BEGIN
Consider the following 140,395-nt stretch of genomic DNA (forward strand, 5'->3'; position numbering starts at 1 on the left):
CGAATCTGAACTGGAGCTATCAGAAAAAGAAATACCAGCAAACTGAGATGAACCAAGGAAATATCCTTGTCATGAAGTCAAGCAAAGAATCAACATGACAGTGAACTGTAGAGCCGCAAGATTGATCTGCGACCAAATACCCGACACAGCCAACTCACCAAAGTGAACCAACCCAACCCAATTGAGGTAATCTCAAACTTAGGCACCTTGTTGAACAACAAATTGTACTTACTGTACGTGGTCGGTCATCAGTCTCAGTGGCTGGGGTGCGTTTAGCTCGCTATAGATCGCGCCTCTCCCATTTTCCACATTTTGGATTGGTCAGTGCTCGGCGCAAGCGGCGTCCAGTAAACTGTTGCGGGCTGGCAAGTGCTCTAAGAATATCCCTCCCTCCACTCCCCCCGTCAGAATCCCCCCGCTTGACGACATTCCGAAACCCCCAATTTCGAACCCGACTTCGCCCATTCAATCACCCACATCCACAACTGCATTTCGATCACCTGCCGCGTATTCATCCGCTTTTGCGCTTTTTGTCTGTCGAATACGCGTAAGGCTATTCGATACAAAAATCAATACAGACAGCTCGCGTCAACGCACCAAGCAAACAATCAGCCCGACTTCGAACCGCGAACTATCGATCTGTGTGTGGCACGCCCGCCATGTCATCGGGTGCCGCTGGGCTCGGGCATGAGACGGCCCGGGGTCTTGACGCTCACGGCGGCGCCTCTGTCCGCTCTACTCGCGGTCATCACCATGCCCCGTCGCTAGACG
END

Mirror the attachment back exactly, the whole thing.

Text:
Consider the following 140,395-nt stretch of genomic DNA (forward strand, 5'->3'; position numbering starts at 1 on the left):
CGAATCTGAACTGGAGCTATCAGAAAAAGAAATACCAGCAAACTGAGATGAACCAAGGAAATATCCTTGTCATGAAGTCAAGCAAAGAATCAACATGACAGTGAACTGTAGAGCCGCAAGATTGATCTGCGACCAAATACCCGACACAGCCAACTCACCAAAGTGAACCAACCCAACCCAATTGAGGTAATCTCAAACTTAGGCACCTTGTTGAACAACAAATTGTACTTACTGTACGTGGTCGGTCATCAGTCTCAGTGGCTGGGGTGCGTTTAGCTCGCTATAGATCGCGCCTCTCCCATTTTCCACATTTTGGATTGGTCAGTGCTCGGCGCAAGCGGCGTCCAGTAAACTGTTGCGGGCTGGCAAGTGCTCTAAGAATATCCCTCCCTCCACTCCCCCCGTCAGAATCCCCCCGCTTGACGACATTCCGAAACCCCCAATTTCGAACCCGACTTCGCCCATTCAATCACCCACATCCACAACTGCATTTCGATCACCTGCCGCGTATTCATCCGCTTTTGCGCTTTTTGTCTGTCGAATACGCGTAAGGCTATTCGATACAAAAATCAATACAGACAGCTCGCGTCAACGCACCAAGCAAACAATCAGCCCGACTTCGAACCGCGAACTATCGATCTGTGTGTGGCACGCCCGCCATGTCATCGGGTGCCGCTGGGCTCGGGCATGAGACGGCCCGGGGTCTTGACGCTCACGGCGGCGCCTCTGTCCGCTCTACTCGCGGTCATCACCATGCCCCGTCGCTAGACG